Eczema Treatment

Fresno, CA It's an itchy, painful and uncomfortable condition that keeps millions of children up at night. Eczema is the most common skin problem in kids, impacting more than 17 percent of children in the U.S. Treatment usually involves steroid creams and antibiotics if an infection is present, but now doctors are going back to the basics -- and into the cleaning closet -- to find relief.

Eight-year-old Lego guru Ben Kieffer has the eyes and hands of an aspiring architect. But since he was a baby, those hands have been covered in red, scaly rashes. Ben's battled eczema all over his body.

"It feels really itchy," Ben told Ivanhoe. "It hurts."

"His body would be covered," Ben's mom, Jennifer Kieffer, explained. "His hands would crack."

Creams and antibiotics didn't work, and his skin was constantly infected. It was once infected with MRSA -- the dangerous drug-resistant bacteria.

"He scratches the eczema and then he scratches in the bacteria, and that causes the infection, and it flares the eczema, so you have this circle he couldn't break," Jennifer told Ivanhoe.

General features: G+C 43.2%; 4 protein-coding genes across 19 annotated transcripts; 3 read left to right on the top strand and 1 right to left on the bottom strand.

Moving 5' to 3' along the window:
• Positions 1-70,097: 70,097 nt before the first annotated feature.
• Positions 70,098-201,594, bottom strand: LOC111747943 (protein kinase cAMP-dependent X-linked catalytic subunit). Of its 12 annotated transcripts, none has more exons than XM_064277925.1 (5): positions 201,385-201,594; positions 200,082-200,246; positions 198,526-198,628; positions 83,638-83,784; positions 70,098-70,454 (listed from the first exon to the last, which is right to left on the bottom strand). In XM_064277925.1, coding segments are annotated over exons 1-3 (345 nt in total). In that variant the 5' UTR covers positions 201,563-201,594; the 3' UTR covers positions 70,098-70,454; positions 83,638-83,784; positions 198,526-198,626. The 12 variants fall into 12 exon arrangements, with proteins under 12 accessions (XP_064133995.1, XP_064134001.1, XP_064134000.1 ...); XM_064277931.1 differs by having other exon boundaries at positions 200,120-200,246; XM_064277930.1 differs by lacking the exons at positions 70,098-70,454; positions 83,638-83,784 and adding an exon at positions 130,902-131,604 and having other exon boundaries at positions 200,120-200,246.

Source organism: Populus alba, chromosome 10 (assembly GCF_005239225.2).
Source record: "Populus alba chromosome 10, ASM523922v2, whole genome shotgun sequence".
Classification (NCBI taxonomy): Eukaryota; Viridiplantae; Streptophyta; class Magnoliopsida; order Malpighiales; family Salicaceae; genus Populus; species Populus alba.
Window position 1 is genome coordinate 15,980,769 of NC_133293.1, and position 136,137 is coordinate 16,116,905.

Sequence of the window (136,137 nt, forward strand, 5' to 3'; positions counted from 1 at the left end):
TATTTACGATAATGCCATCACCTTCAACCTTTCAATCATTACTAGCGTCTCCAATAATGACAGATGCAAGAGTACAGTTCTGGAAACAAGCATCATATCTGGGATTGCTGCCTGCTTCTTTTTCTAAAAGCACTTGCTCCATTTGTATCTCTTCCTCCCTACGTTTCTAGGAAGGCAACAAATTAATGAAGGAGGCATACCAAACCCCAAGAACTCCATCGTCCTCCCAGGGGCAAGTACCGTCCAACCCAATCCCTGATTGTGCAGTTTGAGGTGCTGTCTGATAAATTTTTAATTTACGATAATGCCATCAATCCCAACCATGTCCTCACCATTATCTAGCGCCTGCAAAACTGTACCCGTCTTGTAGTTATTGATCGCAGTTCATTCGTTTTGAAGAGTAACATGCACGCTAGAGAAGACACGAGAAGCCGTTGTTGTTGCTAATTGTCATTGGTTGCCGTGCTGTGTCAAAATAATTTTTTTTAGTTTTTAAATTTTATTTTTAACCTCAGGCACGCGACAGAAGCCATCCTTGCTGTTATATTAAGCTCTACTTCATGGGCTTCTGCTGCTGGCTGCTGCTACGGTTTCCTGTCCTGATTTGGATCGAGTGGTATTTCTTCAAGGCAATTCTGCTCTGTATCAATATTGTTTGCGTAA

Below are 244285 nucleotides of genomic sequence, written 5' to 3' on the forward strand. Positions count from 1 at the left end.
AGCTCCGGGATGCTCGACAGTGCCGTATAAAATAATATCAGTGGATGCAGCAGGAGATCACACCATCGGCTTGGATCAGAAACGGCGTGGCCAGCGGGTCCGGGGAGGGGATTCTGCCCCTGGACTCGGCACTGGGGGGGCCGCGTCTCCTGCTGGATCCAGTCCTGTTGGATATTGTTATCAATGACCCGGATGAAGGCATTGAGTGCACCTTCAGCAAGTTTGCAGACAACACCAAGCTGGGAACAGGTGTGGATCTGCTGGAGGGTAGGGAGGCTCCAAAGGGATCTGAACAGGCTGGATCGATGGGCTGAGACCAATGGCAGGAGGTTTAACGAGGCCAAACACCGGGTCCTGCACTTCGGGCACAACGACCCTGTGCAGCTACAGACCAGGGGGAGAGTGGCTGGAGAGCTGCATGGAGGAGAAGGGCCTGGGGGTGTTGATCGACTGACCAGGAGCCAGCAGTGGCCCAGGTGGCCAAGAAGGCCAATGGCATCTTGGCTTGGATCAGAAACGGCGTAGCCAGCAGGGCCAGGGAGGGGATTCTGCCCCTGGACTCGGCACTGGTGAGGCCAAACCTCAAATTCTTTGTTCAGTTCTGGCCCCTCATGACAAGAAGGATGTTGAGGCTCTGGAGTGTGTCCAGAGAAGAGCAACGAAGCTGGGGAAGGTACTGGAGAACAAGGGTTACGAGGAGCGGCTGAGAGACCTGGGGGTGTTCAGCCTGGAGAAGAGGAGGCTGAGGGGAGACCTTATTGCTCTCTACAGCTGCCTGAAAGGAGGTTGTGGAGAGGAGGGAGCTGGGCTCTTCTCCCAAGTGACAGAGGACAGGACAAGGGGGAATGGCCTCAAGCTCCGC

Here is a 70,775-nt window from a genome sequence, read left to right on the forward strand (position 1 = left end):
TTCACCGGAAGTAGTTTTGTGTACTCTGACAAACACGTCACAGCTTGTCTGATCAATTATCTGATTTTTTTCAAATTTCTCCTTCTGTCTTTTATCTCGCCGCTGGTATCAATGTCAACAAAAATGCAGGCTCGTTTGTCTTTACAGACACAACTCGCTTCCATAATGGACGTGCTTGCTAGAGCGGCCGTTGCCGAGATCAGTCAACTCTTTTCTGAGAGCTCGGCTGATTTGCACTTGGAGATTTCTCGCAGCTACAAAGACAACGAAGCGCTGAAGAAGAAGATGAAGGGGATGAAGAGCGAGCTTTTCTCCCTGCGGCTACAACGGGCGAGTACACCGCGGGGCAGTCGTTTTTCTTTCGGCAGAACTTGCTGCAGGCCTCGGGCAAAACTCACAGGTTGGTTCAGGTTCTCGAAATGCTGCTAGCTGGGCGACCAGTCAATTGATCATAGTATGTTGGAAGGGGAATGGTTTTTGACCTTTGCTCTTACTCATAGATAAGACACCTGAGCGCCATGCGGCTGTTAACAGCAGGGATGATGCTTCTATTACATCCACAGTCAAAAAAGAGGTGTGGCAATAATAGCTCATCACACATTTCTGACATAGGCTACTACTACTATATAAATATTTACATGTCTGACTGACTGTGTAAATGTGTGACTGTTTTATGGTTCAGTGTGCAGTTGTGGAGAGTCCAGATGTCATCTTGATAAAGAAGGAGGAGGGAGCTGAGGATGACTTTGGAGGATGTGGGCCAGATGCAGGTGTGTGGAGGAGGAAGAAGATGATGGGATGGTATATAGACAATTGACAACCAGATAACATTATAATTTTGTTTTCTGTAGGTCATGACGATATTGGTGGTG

Jennifer enrolled Ben in a study -- not for a new drug -- but for a treatment that's as simple as turning on the faucet.

Amy Paller, M.D., a dermatologist at Northwestern University Feinberg School of Medicine in Chicago, found adding a small amount of household bleach to a child's bath dramatically reduces the rashes and kills the infection. She recommends half a cup for a full tub of water.

"Very easy to obtain, inexpensive way to try to decrease not only the incidence of infection but the severity of the eczema itself," Dr. Paller told Ivanhoe.

In a study, 67 percent of kids with eczema found relief with bleach baths compared to 15 percent who bathed in normal water. Dr. Paller says never apply it directly on the skin because it can burn, and talk to a doctor first.

It's a user-friendly game plan that's given Ben the chance to focus on more important goals.

Ben takes a bleach bath for about 10 minutes just about every day of the week. Doctors say the treatment could also help protect people from community-acquired MRSA.

Those who play contact sports or work out at a health club a lot could benefit from an occasional bleach bath, but they should talk their doctor first.

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